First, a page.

Across China: Details of Neolithic lifestyle revealed 7,000 years on
ZHENGZHOU, March 10– Chinese archaeologists have discovered the ruins of a Neolithic settlement site dating back more than 7,000 years in Anyang City, central China, providing valuable insight into the lifestyle of prehistoric ancestors. The site is situated in Balizhuang Village and occupies a roughly elliptical area of about 27,000 square meters,…
ZHENGZHOU, March 10 (Xinhua) — Chinese archaeologists have discovered the ruins of a Neolithic settlement site dating back more than 7,000 years in Anyang City, central China, providing valuable insight into the lifestyle of prehistoric ancestors.
The site is situated in Balizhuang Village and occupies a roughly elliptical area of about 27,000 square meters, measuring approximately 230 meters wide and 150 meters long, according to Anyang city institute of cultural relics and archaeology.
Based on the carbon-14 dating results, the Balizhuang Village site dates back to approximately 7,800 to 7,400 years ago, the middle Neolithic period.
The site has been linked to the Peiligang culture. Peiligang is one of the earliest village ruins in China, dating back about 8,000 years. It provides important evidence for the study of the origin and development of agriculture, pottery making, the textile industry as well as ancient alcohol making techniques.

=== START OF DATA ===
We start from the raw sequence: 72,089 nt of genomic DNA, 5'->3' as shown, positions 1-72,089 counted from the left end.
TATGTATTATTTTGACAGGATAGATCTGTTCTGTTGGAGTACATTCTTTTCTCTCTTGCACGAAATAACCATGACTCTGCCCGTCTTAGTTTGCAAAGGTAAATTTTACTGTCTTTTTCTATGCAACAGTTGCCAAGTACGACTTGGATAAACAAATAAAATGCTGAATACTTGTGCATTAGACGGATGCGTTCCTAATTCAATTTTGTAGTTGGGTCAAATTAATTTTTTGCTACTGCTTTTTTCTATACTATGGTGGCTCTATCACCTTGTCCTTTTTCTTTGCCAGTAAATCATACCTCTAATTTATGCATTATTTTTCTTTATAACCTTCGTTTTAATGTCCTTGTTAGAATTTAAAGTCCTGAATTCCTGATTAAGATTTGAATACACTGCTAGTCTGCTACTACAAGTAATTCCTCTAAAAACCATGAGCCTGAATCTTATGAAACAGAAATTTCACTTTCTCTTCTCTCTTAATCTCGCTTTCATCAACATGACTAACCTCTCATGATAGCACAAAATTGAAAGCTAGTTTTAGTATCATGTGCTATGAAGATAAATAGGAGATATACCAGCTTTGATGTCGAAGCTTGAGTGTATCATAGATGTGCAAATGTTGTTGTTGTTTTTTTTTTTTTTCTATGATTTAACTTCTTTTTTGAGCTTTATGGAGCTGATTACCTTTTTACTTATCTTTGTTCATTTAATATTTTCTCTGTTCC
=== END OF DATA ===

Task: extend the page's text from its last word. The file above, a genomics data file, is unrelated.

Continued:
Archaeologists also found an ancient river channel approximately 100 meters wide on the southwest side of the site. “It is speculated that the ancient residents of the Balizhuang Village site lived along this river,” said Shen Wenxi, with the institute. “The entire site is well-preserved, with a rich cultural heritage.”
Furthermore, archaeologists discovered prehistoric building materials scattered throughout the site and bases of semi-underground buildings.
According to Kong Deming, the leader of the archaeological team, the discovery of the ruins indicates that the residents of the site had already settled down, offering archaeological insights into the settlement lifestyle of people from more than 7,000 years ago.
Numerous stone tools were unearthed at the site, including shovels, axes, sickles, grinding stones, and pestles, which had been processed astonishingly nicely, said Kong.
From felling trees to tilling the soil, from harvesting crops to threshing, there were stone tools available for every step of the agricultural production process, fully demonstrating that agricultural production during that time had already entered a new period of hoe-farming.
Additionally, the discoveries of fragmentary skeletons of animals found in the ancient river channel indicate that gathering and fishing were still important means of livelihood for the residents of the site.
“Preliminary observations show that there were mammals such as hogs, dogs and deer, and shellfish, conchs, fish, and we even found some bird bones,” said Shen Wenxi, adding that the findings lay the foundation for understanding the production and economic activities of that time.
The Peiligang culture boasted the highest level of development among various mid-Neolithic archaeological cultures, whose migration and expansion caused a series of cultural interactions, driving the evolution and development of surrounding archaeological cultures, Kong told Xinhua.
“It is one of the important sources of Chinese civilization,” Kong said.
Ongoing excavation and research are being conducted at the Balizhuang Village site, with further study focusing on the cultural connotations and settlement distribution of the site. Enditem
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